It was a question that brought me out of the book back to the present. I had been reading for the better part of an hour. As usual for me on a Sunday morning, I closed myself off from the rest of my house, from the rest of my family, by barricading myself in my bedroom with a book. This time I was about two hundred pages into Salman Rushdie’s memoir Joseph Anton when I heard the voices of the book calling me back. My wife was doing laundry and I could hear her on her cell phone. I could feel the jumping coming from downstairs as my children horsed around doing whatever it is that children do when the parents are out of the room. I tried to close my consciousness off to these sounds of domestication as best as I could and concentrate on what I was reading. And for a while I was successful. I fell once again into the pages of the book detailing Rushdie’s life under the fatwa.
“When’s daddy coming back?” It was my daughter Emilia, asking her mother about me. From that moment on I lost all connection with the book. I was still, listening to the conversation my three year-old was having with her mother. I was struck by two things almost immediately: one, that the level of conversation was unusually sophisticated for a three year-old, and two, that I immediately felt a profound sense of guilt. I had closed myself off so completely that my daughter didn’t even realize I was in the house. I’ve felt guilty before. I’m often away, sometimes very far away, and while I find these trips are essential for my intellectual and general evolution as a human being, they do put an enormous amount of pressure on my family. It’s hard being away from one’s wife and children, especially when there’s an ocean between you. But this was different. Here I was in the same house, yet miles away. As I lay there, I couldn’t help but think about how much time I spend reading. Every moment spent reading means that I am not with my family, even if I’m in the same room. Do I spend too much time reading? Is this turning into something unhealthy? Perhaps I have deep-seated psychological problems that prevent me from spending time with flesh and blood people since I’m always itching to get back to a book.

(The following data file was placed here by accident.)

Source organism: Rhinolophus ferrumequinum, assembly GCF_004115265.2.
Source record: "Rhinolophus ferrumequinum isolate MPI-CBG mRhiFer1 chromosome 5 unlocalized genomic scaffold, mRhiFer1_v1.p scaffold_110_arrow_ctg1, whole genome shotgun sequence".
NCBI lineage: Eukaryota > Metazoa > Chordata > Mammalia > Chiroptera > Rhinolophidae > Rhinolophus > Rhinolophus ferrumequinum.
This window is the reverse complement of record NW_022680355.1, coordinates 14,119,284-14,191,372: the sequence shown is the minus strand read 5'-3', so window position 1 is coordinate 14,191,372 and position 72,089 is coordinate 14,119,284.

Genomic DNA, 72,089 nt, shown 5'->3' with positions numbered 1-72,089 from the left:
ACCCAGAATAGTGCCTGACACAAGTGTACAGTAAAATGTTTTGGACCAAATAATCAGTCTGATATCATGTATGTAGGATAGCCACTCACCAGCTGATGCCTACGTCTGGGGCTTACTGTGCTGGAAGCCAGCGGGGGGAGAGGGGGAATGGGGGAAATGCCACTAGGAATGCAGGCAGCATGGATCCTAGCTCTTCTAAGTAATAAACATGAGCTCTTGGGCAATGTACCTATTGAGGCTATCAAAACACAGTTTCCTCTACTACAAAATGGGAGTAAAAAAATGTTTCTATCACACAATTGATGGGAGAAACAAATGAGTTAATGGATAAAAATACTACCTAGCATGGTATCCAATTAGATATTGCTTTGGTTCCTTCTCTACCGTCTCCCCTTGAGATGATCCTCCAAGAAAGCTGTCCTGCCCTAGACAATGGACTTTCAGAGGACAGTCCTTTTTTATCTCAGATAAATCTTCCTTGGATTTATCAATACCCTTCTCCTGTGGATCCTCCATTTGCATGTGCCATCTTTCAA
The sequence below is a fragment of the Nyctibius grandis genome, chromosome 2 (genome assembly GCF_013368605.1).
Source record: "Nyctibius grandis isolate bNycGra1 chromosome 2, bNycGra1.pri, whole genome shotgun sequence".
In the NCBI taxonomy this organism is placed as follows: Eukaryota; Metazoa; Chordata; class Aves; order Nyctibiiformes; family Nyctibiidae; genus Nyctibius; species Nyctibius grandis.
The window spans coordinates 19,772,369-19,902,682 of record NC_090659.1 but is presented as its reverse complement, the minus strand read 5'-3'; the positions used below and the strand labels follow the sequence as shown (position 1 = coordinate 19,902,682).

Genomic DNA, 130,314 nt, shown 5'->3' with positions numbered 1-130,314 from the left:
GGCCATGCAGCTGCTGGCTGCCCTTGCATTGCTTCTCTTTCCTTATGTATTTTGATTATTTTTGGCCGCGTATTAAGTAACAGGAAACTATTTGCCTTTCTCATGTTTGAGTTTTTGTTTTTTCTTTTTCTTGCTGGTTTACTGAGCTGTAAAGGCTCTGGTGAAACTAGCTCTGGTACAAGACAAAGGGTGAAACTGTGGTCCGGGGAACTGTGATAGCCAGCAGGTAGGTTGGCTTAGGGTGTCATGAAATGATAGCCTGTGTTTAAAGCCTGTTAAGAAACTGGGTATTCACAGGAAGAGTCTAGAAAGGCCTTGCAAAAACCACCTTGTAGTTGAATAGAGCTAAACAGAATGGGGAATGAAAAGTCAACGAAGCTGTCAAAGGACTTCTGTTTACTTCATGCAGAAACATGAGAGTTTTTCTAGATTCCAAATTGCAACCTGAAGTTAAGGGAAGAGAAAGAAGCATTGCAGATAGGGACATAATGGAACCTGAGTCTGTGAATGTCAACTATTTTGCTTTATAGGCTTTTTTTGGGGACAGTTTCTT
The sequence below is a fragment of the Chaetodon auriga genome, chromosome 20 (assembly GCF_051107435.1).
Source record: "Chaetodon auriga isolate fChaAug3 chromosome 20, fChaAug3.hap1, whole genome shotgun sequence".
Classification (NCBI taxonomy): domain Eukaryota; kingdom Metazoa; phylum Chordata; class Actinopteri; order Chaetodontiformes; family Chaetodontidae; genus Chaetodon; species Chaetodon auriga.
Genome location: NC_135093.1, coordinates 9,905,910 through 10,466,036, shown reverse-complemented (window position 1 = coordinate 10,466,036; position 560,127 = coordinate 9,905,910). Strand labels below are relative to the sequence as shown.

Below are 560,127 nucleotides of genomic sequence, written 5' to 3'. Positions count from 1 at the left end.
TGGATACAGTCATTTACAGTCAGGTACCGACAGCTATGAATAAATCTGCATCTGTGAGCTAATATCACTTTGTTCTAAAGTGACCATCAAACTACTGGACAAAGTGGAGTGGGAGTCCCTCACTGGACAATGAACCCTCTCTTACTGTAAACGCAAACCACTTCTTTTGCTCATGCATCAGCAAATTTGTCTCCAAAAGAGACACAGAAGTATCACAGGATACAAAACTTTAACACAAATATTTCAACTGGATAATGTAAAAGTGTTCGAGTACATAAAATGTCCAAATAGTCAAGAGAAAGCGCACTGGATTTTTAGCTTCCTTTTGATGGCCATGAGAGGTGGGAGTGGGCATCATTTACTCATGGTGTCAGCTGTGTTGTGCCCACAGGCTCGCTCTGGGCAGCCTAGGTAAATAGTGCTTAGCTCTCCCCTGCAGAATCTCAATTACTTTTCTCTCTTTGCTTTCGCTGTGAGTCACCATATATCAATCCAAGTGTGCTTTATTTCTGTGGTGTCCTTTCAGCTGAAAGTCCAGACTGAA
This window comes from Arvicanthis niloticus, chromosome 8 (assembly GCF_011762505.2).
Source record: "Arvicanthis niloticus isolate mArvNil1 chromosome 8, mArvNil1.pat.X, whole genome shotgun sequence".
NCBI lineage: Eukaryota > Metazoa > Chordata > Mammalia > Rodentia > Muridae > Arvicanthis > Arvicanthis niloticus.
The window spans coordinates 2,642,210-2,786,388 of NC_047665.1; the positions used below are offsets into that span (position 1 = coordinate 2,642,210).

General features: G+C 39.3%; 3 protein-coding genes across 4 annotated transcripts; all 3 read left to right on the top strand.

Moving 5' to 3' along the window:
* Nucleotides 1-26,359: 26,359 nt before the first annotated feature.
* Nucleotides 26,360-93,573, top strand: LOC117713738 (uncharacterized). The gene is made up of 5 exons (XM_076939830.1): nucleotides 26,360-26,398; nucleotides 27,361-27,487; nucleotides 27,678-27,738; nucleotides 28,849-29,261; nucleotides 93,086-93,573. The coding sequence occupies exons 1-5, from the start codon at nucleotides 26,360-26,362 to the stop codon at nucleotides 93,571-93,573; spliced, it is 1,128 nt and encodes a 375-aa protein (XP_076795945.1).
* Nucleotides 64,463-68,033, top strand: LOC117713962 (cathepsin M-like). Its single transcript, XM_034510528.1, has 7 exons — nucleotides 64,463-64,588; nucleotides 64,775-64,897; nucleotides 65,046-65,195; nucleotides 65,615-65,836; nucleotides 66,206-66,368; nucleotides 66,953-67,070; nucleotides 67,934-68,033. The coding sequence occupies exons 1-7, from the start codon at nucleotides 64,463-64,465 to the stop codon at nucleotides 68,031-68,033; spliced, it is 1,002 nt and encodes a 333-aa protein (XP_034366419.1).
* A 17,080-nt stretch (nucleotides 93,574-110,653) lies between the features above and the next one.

This is an occupational hazard for professors of literature. It is our business, our obligation to read, and this activity requires us to spend large amounts of time alone. The solitariness required by reading books is not, however, lonely. By reading we find ourselves walking paths with an interesting and diverse set of companions. In many ways I’m mush closer to the characters I read in novels than I am to my own flesh and blood friends. For example, I still consider Don Quixote one of my closest companions. Having said that, I would like to believe that my relationship with books could never supersede my relationship with my wife and children. However, hearing my daughter ask: “When’s daddy coming back” threw me for a loop. So, plagued with an intense and almost debilitating sense of guilt, I closed the book and went to play with her. But I would be lying if I didn’t admit that the book was always there, calling me away from my family like one of the Sirens encountered by Odysseus. I guess that we all carry our own Ithacas inside us, but the real challenge is to find one’s way back to the Ithaca that matters.